Implementing the Principles of Sustainability in a Natural Cosmetic Ingredient

Sustainability is an issue that all businesses need to address, regardless of the nature of their business or size.1 All human activity has an impact on the environment and consumes finite resources. Demographers predict a population of 9.3 billion people will be reached by 2050, and this increasing population coupled with rapidly developing global economies has resulted in resource consumption that at current rates is wholly unsustainable.2 The conflict of land used for food production together with other activities has already resulted in a reduction of biodiversity and a degradation of the quality of the land itself.

What is Sustainability?

The Brundtland Commission of the United Nations on March 20, 1987, defined sustainable development as “development that meets the needs of the present without compromising the ability of future generations to meet their own needs.”3

The United Nations Environmental Program defines a sustainable or “green” economy as one in which growth in income and employment is driven by public and private investment that reduces carbon emissions and pollution, enhances energy and resource efficiency, and prevents the loss of biodiversity and ecosystem services.4

These relatively simple, globally accepted definitions require the balancing of society’s economic and social needs without undermining the natural resource base and environmental quality, representing the three pillars or spheres of sustainability:

  • Environmental—natural resource use; environmental management; pollution prevention (air, weather, land, waste)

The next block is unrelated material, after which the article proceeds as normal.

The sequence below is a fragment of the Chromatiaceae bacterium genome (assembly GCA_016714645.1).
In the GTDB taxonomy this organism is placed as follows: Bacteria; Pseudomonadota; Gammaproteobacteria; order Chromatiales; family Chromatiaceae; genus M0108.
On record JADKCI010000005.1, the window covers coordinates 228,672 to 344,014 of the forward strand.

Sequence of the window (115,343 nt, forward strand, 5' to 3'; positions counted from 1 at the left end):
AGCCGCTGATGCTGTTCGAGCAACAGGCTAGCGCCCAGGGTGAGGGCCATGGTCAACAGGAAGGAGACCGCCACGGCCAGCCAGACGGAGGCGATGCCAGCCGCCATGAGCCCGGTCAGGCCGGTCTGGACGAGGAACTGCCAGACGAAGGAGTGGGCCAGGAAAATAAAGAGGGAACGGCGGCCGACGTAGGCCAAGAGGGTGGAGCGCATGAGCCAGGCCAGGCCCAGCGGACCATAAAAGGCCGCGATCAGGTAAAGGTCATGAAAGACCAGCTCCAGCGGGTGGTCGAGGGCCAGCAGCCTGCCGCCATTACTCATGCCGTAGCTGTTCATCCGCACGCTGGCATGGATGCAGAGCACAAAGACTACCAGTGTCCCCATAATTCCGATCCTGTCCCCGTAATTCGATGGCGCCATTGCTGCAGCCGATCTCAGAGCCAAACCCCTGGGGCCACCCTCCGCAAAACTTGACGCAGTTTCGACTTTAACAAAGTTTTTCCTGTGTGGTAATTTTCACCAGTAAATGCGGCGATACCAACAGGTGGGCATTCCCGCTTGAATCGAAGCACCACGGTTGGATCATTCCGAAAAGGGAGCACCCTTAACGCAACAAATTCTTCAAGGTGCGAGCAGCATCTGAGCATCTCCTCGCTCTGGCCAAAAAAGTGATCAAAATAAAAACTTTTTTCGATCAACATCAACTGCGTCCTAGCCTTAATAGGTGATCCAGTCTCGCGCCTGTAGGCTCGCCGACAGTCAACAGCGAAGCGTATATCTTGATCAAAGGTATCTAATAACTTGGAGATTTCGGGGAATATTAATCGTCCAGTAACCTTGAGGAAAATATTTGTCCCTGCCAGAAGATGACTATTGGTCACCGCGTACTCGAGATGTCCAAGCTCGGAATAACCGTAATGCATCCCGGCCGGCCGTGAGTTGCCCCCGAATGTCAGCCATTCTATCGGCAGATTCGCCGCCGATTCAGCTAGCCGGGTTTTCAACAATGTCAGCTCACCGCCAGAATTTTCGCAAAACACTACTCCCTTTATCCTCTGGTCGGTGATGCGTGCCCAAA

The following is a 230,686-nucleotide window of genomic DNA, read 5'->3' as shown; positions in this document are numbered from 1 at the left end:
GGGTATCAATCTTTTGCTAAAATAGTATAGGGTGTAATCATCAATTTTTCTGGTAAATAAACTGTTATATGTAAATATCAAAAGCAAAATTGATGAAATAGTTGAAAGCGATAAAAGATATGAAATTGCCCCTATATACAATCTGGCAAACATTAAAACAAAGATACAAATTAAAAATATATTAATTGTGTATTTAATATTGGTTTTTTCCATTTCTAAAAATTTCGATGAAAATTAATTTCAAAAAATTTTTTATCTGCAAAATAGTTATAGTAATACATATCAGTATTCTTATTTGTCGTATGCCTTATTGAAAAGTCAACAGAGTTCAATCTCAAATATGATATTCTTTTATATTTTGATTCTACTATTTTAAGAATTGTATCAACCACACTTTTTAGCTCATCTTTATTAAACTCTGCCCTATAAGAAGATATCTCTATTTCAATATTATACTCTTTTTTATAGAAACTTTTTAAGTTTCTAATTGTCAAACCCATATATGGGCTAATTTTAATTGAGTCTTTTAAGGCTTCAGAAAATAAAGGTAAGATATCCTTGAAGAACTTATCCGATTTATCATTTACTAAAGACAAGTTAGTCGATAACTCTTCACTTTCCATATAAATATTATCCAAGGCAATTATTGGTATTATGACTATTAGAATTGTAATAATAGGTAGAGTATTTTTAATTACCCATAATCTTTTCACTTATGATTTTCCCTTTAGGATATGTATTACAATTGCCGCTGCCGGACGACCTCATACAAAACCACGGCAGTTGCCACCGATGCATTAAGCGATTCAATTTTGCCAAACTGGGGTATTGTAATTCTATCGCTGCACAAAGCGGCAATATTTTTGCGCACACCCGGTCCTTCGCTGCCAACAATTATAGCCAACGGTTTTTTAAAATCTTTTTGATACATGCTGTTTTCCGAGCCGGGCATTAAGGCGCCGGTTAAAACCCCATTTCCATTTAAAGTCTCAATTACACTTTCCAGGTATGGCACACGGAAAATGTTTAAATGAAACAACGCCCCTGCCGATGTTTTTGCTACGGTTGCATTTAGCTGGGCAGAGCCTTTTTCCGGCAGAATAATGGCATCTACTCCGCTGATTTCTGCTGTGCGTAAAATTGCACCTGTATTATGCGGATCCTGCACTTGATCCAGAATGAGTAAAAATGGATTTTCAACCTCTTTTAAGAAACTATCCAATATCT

• Social—standard of living; education; community; equal opportunity
  • Economic—profit; cost savings; economic growth; research and development

It is only when this balance is thoughtfully addressed in a business strategy that a company or corporation can truly be described as having a sustainable business model.

There exists in many businesses a perceived tension between corporate environmental responsibility and overall profitability. However there is growing evidence that taking a positive corporate approach to sustainability is not only of benefit to the environment, the economy and society but also creates competitive advantages to the company. A sustainable approach primarily focuses on innovation and efficiency, which often results in a reduction of costs and improvements in the company’s reputation and standing with the community as well as other stakeholders.5,6 There is also the suggestion that businesses with sustainability embedded into their core values are more desirable to work for and have higher staff retention rates.7 So sustainability is increasingly becoming a key business objective for those companies with an eye to their long term future rather than just as a greenwashing short term marketing option.8

It’s What Your Customers Want

Much of the drive for sustainability is led by consumers who are increasingly demanding products that are deemed to be non-detrimental to their health, well-being and the environment.9 These consumers are influential, as can be attested by the greenwashing report of 2010 (looking at the Canadian and US consumer market), which showed that “greener” products on offer in 2010 grew by 73% over those offered in 2009. Such consumers are demanding as they want genuinely sustainable products without hidden trade-offs, verifiably certified with clear honest labeling.10 This puts an onus on brands and manufacturers to ensure that they are building sustainability into their products and process and are in turn sourcing from suppliers who adopt the same philosophical approach to themselves, either as a result of changes in the supplier’s core philosophy or due to influence upstream in the supply chain. As a result a growing number of businesses are factoring sustainability into their purchase decisions and are working with suppliers who reflect their values.11